During the ridiculousness, both nerdy Brad and virginal Janet are seduced by Frank N’ Furter, the mystery of aliens is revealed, Rocky turns out to be a sweet monster, Phantoms run wild, and poor Eddie gets mangled by an electric saw (relax, we only see the blood spattering).

The Rocky Horror Show is a musical with music, lyrics and book by Richard O’Brien.  It is a bizarre tribute to the science fiction and B horror movies of the mid-1900s. The original London, showing was staged at the Royal Court Theatre (Upstairs) on 19 June 1973, and ran for a total of 2,960 performances. The 1975 Broadway debut at the Belasco Theatre was met with terrible reviews and ran only forty-five showings. (Yes, I saw that bomb as well.)

Fortunately (?) it was adapted into the also badly reviewed 1975 film The Rocky Horror Picture Show. In spite of the reviews, it became a cult hit, with Saturday midnight showing at which customers dress as story characters, yelling out lines and responding to the sexually suggestive lines, squirting each other with water during the rain storm and leaping from their seats to dance “The Time Warp.” (Interested? The Cedar Lee Theatre on Lee Road in Cleveland Heights has regular showings.)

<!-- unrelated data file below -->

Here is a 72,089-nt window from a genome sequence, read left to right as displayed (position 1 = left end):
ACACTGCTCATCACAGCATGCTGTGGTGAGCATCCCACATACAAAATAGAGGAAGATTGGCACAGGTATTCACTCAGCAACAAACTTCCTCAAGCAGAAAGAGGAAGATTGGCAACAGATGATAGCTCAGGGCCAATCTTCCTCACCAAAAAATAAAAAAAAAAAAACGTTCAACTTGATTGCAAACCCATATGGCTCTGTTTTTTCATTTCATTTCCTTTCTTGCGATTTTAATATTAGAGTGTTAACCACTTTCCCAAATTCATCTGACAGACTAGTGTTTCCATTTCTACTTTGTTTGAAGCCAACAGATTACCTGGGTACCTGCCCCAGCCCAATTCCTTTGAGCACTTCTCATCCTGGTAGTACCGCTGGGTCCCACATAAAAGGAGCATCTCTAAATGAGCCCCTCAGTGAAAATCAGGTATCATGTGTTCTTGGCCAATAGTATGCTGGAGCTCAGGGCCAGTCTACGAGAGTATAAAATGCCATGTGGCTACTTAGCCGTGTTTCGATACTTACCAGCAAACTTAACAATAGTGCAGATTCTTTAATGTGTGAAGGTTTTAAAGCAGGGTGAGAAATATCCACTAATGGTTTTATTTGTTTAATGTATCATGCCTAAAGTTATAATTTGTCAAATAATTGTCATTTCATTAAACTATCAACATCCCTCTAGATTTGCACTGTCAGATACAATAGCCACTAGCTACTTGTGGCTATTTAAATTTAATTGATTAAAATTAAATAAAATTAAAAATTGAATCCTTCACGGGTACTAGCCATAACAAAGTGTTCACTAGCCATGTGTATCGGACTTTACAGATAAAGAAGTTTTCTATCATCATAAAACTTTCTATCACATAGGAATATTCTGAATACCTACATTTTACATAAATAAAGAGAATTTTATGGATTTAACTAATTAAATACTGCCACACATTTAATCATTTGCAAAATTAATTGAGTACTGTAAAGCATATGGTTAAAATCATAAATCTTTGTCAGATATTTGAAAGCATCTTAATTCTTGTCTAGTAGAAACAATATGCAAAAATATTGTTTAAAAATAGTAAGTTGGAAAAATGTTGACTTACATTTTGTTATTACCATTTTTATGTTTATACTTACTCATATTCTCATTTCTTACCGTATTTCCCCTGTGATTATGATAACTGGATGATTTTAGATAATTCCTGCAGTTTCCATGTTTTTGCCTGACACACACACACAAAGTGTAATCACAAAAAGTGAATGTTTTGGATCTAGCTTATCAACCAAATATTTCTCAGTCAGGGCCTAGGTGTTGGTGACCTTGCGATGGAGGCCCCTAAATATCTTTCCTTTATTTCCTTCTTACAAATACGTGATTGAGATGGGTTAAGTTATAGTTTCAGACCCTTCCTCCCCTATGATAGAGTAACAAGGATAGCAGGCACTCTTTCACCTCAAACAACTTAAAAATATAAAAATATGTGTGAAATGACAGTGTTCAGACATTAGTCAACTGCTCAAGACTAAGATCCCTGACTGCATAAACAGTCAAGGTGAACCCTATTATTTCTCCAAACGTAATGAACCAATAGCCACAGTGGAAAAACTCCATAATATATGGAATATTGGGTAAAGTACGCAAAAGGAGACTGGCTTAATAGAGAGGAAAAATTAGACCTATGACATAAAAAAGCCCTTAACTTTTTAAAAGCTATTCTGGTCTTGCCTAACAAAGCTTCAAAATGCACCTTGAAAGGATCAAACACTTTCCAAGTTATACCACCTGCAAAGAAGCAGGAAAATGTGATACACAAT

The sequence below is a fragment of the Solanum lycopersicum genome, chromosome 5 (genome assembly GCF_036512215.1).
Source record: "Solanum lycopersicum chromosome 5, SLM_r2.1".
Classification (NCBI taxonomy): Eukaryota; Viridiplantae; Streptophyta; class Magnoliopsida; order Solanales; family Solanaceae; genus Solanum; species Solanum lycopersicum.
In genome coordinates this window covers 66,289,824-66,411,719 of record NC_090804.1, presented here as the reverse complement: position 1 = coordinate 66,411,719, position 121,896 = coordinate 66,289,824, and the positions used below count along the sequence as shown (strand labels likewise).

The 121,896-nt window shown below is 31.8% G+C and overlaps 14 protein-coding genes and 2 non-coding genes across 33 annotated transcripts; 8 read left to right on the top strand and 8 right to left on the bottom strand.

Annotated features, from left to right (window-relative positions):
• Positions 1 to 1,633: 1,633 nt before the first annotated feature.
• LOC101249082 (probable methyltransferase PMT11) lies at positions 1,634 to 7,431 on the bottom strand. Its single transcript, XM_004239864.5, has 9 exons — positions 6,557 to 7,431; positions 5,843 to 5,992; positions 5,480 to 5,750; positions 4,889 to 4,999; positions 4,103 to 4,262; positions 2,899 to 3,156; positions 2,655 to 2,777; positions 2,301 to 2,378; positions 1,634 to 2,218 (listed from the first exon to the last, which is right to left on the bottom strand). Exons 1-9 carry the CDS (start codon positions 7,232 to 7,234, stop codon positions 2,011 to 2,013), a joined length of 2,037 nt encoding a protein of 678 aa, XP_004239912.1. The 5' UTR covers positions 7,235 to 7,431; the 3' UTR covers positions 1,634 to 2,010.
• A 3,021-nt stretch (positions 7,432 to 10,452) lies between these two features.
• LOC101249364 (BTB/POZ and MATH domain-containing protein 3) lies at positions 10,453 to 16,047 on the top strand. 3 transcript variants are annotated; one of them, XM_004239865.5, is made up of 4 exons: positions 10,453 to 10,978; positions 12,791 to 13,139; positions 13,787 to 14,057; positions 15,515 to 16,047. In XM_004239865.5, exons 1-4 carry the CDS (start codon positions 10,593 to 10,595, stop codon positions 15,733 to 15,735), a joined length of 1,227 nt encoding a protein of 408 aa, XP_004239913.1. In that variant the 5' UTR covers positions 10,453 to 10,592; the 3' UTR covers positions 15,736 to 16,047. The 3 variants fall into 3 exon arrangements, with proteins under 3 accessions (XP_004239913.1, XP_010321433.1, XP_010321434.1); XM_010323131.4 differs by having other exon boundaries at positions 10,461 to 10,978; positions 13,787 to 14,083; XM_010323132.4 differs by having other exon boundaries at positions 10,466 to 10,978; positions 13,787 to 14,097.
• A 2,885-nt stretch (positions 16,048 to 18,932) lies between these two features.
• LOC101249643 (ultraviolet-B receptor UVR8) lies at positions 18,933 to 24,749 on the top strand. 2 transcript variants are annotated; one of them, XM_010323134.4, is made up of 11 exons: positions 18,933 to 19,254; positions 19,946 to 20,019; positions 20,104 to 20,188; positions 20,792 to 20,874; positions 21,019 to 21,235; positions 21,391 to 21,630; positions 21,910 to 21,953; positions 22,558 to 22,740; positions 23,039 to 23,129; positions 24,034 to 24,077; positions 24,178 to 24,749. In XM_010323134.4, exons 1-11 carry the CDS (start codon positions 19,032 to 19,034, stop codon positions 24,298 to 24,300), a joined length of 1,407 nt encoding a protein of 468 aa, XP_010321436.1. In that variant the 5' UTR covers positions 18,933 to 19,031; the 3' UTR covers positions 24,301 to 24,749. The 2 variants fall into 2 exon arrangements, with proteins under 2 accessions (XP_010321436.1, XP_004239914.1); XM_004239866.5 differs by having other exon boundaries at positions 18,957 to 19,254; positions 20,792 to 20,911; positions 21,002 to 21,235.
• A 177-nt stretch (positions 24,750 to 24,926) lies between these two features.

You have to go into the 90-minute gag-fest with the right attitude. This is over the top, farcical, slap-stick material presented with overacting, audience involvement, and no semblance of purpose or message.

As the program states, “When sharing the Rocky experience, the idea is to have fun!’ participants are encouraged to:

DRESS UP: Everyone has a right to wear whatever you wish. We encourage you to come dressed as your favorite character or just come casual. It’s up to you!

CALLBACKS: Callbacks are encouraged and allowed. They should be used to add to the Rocky experience. Don’t try to shout down other people. They might know better lines than you do! (A number of brave souls yelled out frequently.)